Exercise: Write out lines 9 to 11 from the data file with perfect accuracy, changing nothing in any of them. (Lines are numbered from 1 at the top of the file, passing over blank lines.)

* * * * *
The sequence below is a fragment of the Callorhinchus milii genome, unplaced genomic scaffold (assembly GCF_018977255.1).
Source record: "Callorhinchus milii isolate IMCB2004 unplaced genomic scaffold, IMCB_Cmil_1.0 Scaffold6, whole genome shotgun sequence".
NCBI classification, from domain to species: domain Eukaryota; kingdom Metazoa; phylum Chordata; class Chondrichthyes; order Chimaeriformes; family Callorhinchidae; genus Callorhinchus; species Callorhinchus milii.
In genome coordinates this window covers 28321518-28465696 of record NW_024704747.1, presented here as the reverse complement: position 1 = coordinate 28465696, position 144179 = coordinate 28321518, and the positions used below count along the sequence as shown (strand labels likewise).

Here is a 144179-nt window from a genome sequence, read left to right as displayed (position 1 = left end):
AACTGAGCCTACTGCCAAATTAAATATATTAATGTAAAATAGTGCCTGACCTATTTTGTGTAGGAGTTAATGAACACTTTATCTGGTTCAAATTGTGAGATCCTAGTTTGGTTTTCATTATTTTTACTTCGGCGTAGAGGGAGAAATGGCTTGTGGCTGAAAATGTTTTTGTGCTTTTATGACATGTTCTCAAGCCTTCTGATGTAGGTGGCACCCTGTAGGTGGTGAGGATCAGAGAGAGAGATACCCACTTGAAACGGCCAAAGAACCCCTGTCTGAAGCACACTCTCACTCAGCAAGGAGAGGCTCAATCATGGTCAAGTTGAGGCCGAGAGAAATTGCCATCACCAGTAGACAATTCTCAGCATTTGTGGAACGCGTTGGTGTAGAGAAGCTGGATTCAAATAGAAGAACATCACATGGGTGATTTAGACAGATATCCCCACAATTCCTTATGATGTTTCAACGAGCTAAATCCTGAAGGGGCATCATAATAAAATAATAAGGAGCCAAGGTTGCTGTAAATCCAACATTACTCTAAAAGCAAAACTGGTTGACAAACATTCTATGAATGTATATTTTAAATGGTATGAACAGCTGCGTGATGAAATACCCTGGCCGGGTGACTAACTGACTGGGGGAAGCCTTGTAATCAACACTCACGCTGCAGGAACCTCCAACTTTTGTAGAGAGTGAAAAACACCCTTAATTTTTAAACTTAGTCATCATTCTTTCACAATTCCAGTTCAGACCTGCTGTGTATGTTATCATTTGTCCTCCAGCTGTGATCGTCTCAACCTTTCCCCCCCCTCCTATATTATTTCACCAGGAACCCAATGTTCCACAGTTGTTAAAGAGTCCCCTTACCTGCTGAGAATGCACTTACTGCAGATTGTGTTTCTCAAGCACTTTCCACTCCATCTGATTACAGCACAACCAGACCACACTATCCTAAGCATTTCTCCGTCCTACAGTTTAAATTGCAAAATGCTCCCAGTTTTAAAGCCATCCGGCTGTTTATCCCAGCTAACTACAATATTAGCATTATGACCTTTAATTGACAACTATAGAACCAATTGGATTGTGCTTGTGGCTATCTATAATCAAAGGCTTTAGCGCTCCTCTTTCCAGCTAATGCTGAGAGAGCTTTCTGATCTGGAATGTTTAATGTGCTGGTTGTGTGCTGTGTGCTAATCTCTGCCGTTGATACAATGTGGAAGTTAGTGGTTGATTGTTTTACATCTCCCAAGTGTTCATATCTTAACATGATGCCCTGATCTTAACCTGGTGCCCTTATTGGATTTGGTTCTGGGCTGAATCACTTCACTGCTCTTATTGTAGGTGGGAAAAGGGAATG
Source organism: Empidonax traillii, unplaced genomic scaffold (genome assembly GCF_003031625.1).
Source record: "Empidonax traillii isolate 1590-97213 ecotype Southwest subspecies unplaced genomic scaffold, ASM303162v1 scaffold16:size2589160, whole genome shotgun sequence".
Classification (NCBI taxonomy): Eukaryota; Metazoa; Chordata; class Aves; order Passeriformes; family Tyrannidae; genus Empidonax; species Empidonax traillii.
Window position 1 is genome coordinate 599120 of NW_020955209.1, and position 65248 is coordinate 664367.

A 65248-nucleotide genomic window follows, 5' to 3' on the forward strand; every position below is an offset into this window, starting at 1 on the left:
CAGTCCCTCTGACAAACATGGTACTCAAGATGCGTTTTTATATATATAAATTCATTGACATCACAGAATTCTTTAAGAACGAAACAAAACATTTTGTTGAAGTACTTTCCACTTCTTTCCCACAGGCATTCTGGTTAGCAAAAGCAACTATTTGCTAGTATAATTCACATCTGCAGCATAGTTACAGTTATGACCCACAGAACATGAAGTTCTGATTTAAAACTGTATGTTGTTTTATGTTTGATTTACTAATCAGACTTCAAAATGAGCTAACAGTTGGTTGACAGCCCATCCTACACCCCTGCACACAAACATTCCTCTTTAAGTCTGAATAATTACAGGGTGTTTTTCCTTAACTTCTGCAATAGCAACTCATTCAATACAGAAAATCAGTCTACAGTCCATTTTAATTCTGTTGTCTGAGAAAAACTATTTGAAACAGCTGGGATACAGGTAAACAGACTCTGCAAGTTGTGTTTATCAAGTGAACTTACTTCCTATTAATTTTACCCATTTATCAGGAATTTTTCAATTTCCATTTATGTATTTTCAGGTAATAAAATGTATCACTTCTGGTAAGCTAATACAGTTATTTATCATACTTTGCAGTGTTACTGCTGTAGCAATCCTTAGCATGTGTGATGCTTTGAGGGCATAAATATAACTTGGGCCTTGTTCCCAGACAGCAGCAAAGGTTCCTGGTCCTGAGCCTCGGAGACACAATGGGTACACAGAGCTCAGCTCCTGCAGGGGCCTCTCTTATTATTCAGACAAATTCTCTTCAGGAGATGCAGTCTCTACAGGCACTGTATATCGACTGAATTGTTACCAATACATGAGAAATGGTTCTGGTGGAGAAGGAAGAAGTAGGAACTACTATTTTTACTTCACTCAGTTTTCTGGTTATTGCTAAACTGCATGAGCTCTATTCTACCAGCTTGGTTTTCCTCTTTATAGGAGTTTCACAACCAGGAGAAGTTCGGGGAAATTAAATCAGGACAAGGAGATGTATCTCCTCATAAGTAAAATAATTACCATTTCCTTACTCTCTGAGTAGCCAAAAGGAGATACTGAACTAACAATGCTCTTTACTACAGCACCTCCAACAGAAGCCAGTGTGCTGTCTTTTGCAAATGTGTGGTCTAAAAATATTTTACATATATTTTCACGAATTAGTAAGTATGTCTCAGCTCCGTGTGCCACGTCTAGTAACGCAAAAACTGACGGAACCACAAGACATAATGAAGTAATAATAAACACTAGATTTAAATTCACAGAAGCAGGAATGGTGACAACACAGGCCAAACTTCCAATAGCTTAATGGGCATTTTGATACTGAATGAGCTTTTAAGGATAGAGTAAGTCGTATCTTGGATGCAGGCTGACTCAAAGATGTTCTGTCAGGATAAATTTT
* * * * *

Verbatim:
Classification (NCBI taxonomy): Eukaryota; Metazoa; Chordata; class Aves; order Passeriformes; family Tyrannidae; genus Empidonax; species Empidonax traillii.
Window position 1 is genome coordinate 599120 of NW_020955209.1, and position 65248 is coordinate 664367.

A 65248-nucleotide genomic window follows, 5' to 3' on the forward strand; every position below is an offset into this window, starting at 1 on the left: